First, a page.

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many being close allies of the present inhabitants of the deep sea. At this period the spiny-rayed Teleosteans, dominant in the seas of the present day, made their first appearance. With the Eocene, the fish-fauna has assumed the essential character which it now bears. A few Pycnodonts survive as the last representatives of typically Mesozoic ganoids, whilst in the marine deposits of Monte Bolca (Upper Eocene) the principal families of living marine fishes are represented by genera identical with or more or less closely allied to those still existing; it is highly remarkable that forms so highly specialized as the sucking-fish or remoras, the fiat-hsh (Pleuronectidac), the Pediculati, the Plectognaths, &c., were in existence, whilst in the freshwater deposits of North America Osteoglossidae and C ichlidae were already represented. Very little is known of the freshwater fishes of the early Tertiaries. What has been preserved of them from the Oligocene and Miocene shows that they differed very slightly from their modern representatives. We may conclude that from early Tertiary times fishes were practically as they are at present. The great hiatus in our knowledge lies in the period between the Cretaceous and the Eocene. At the present day the Teleosteans are in immense preponderance, Selachians are still well represented, the Chondrostean ganoids are confined to the rivers and lakes of the temperate zone of the northern hemisphere (Ac-ipenseridae, Polyodontidae), the Holostean ganoids are reduced to a few species (Lepidosteus, Amia) dwelling in the fresh waters of North America, Mexico and Cuba, the Crossopterygians are represented by the isolated group Polypteridae, widely different from any of the known fossil forms, with about ten species inhabiting the rivers and lakes of Africa, whilst the Dipneusti linger in Australia (N eocera-Indus), in South America (Lepidosiren), and in tropical Africa (Proloplerus). The imperfections of the geological record preclude any attempt to deal with the distribution in space as regards extinct forms, but several types, at present very restricted in their habitat, once had a very wide distribution. The Cfratodontidae, for instance, of which only one species is now living, connned to the rivers of Queensland, has left remains in Triassic, Rhaetic, Jurassic and Cretaceous rocks of Europe, North America, Patagonia, North and South Africa, India and Australia; the Amiidae and Lepidosleidae were abundant in Europe in Eocene and Miocene times; the Osteoglossidae, now living in Africa, S.E. Asia and South America, occurred in North America and Europe in the Eocene.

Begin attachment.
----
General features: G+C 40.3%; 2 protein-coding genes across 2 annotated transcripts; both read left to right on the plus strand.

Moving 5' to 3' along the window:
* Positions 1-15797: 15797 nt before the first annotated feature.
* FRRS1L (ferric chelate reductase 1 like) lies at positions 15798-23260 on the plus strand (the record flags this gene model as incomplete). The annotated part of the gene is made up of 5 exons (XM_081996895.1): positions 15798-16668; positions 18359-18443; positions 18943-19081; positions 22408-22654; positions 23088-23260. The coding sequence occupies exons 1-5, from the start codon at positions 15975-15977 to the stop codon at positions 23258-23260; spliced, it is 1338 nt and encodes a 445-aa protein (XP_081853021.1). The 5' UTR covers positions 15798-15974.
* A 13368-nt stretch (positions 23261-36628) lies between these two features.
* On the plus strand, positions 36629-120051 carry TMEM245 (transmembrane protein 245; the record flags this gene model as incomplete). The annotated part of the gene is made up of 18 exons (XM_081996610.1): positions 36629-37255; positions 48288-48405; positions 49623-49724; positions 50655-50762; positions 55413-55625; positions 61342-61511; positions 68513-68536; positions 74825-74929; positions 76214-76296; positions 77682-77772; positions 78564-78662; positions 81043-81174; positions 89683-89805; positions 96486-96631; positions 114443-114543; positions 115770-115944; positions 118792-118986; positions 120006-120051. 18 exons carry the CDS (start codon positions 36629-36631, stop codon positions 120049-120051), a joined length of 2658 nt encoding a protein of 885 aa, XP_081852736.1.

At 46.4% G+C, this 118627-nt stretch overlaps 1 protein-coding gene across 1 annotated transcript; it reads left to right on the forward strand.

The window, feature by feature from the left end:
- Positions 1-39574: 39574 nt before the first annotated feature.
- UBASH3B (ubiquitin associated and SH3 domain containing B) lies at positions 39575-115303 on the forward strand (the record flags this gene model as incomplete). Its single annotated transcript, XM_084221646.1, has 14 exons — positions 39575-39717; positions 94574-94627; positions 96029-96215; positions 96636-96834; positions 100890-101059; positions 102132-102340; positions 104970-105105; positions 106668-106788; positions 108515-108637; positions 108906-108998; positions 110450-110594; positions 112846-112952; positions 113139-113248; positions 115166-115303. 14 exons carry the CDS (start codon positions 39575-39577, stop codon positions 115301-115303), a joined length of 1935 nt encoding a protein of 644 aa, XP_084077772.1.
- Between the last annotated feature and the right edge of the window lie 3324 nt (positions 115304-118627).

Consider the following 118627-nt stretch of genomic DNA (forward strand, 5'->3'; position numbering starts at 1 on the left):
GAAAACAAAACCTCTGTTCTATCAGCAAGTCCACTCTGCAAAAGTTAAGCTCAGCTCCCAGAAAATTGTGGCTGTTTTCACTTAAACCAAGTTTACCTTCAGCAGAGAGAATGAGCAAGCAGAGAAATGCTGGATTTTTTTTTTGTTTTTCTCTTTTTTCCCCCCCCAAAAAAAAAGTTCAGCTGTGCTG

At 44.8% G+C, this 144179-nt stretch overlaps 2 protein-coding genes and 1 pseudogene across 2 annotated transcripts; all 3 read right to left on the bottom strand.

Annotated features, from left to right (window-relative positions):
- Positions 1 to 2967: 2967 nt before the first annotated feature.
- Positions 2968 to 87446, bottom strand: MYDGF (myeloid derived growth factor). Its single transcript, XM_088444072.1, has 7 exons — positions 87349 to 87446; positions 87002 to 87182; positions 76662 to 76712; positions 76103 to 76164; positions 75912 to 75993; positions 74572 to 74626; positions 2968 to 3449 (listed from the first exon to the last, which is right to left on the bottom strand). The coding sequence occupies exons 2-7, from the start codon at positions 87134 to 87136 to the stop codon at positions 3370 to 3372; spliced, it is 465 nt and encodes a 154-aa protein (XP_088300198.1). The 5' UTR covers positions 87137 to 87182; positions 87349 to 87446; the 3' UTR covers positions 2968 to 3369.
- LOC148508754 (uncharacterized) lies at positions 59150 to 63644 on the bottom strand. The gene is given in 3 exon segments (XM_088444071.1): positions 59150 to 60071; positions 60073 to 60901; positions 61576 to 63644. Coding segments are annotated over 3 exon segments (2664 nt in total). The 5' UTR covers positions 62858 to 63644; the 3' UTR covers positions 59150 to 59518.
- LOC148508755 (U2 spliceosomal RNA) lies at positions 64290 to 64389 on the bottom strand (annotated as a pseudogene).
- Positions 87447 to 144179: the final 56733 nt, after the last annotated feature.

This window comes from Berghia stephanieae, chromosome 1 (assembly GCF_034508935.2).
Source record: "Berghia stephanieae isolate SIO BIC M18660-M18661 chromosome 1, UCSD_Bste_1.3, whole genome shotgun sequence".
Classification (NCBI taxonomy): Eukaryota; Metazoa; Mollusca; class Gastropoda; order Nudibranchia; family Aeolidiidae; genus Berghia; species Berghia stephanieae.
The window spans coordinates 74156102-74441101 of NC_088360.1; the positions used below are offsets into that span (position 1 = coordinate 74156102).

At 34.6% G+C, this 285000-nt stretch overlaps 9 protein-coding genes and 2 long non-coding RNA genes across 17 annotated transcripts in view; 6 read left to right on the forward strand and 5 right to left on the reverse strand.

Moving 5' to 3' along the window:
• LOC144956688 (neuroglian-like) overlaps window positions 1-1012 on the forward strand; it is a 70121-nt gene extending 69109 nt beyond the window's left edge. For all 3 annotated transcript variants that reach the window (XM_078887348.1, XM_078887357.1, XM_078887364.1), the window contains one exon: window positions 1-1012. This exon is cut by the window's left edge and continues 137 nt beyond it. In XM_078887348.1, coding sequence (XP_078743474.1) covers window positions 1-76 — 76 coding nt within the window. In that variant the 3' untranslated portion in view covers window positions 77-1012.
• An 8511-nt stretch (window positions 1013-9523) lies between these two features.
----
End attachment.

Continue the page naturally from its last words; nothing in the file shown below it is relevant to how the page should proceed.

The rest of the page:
fn treating of the geographical distribution of modern fishes, it is necessary to distinguish between fresh-water and marine forms. It is, however, not easy to draw a line between these categories, as a large number of forms are able to accommodate themselves to either fresh or salt water, whilst some periodically migrate from the one into the other. On the whole, fishes may be roughly divided into the following categories:- 1. Marine fishes. A. shore-fishes; B. pelagic fishes; C. deep-sea fishes.

II. Brackish-water fishes.

III. Fresh-water fishes.

IV. Migratory fishes. A. anadromous (ascending fresh waters to spawn); B. catadromous (descending to the sea to spawn).

About two-thirds of the known recent fishes are marine. Such are nearly all the Selachians, and, among the Teleosteans, all the Hateromi, Pcdiculali and the great majority of Apodes, T/zoracos/ei, Pcrcesoces, Anacant/zini, Acanlhopterygii and Plectognalhi. All the Crossopterygii, Dipneusti, Opisfhomi, Symbranchiii, and nearly all the Ganoidei and Oslariophysi are confined to fresh-water.

The three categories of marine fishes have thus been defined by Gunther:-

“ I. Shore Fishes-that is, fishes which chiefly inhabit parts of the sea IH the immediate neighbourhood ~of land either actually raised above, or at least but little submerged below, the surface of the water. They do not descend to any great depth, -very few to 300 fathoms, and the majority live close to the surface. The distribution of these fishes is defermin<~<l, not only by the temperature of the surface water, but also by the nature of theiadjacent land and its animal and vegetable products, -some being confined to flat coasts with soft or sandy bottoms, others to rocky and fissured coasts, others to living coral formations. If it were not for the frequent mechanical and involuntary removals to which these fishes are exposed, their distribution within certain limits, as it no doubt originally existed, would resemble still more that of freshwater fishes than we find it actually does at the present period.